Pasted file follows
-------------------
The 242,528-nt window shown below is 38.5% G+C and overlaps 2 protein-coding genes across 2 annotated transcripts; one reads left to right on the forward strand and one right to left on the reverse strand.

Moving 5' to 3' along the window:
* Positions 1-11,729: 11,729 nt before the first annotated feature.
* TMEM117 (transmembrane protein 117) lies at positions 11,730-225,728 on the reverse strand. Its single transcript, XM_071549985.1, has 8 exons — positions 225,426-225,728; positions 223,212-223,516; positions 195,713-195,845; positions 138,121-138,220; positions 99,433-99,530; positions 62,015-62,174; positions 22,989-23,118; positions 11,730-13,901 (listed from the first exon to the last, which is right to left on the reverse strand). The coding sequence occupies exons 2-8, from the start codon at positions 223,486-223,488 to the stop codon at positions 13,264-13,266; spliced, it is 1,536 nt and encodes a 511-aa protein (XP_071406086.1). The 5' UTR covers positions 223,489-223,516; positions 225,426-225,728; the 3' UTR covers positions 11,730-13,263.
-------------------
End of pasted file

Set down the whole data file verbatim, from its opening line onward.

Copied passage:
The 242,528-nt window shown below is 38.5% G+C and overlaps 2 protein-coding genes across 2 annotated transcripts; one reads left to right on the forward strand and one right to left on the reverse strand.

Moving 5' to 3' along the window:
* Positions 1-11,729: 11,729 nt before the first annotated feature.
* TMEM117 (transmembrane protein 117) lies at positions 11,730-225,728 on the reverse strand. Its single transcript, XM_071549985.1, has 8 exons — positions 225,426-225,728; positions 223,212-223,516; positions 195,713-195,845; positions 138,121-138,220; positions 99,433-99,530; positions 62,015-62,174; positions 22,989-23,118; positions 11,730-13,901 (listed from the first exon to the last, which is right to left on the reverse strand). The coding sequence occupies exons 2-8, from the start codon at positions 223,486-223,488 to the stop codon at positions 13,264-13,266; spliced, it is 1,536 nt and encodes a 511-aa protein (XP_071406086.1). The 5' UTR covers positions 223,489-223,516; positions 225,426-225,728; the 3' UTR covers positions 11,730-13,263.